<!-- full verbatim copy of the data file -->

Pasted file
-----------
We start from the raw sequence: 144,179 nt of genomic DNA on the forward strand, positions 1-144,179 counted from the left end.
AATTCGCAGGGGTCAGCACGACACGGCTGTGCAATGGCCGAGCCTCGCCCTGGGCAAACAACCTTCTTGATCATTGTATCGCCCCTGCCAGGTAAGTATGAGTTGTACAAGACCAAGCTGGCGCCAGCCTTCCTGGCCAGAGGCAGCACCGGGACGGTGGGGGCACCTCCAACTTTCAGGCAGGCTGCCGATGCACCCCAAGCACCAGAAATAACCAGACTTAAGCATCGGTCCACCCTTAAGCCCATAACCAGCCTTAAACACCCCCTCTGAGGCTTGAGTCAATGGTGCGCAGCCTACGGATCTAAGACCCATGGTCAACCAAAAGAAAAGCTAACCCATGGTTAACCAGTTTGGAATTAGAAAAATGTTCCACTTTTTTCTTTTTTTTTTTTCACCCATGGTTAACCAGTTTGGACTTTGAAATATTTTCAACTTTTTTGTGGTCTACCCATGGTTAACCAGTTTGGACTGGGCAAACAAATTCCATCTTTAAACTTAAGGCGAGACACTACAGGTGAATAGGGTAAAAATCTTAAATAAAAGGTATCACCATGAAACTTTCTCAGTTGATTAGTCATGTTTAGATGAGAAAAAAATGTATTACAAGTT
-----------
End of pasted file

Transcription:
We start from the raw sequence: 144,179 nt of genomic DNA on the forward strand, positions 1-144,179 counted from the left end.
AATTCGCAGGGGTCAGCACGACACGGCTGTGCAATGGCCGAGCCTCGCCCTGGGCAAACAACCTTCTTGATCATTGTATCGCCCCTGCCAGGTAAGTATGAGTTGTACAAGACCAAGCTGGCGCCAGCCTTCCTGGCCAGAGGCAGCACCGGGACGGTGGGGGCACCTCCAACTTTCAGGCAGGCTGCCGATGCACCCCAAGCACCAGAAATAACCAGACTTAAGCATCGGTCCACCCTTAAGCCCATAACCAGCCTTAAACACCCCCTCTGAGGCTTGAGTCAATGGTGCGCAGCCTACGGATCTAAGACCCATGGTCAACCAAAAGAAAAGCTAACCCATGGTTAACCAGTTTGGAATTAGAAAAATGTTCCACTTTTTTCTTTTTTTTTTTTCACCCATGGTTAACCAGTTTGGACTTTGAAATATTTTCAACTTTTTTGTGGTCTACCCATGGTTAACCAGTTTGGACTGGGCAAACAAATTCCATCTTTAAACTTAAGGCGAGACACTACAGGTGAATAGGGTAAAAATCTTAAATAAAAGGTATCACCATGAAACTTTCTCAGTTGATTAGTCATGTTTAGATGAGAAAAAAATGTATTACAAGTT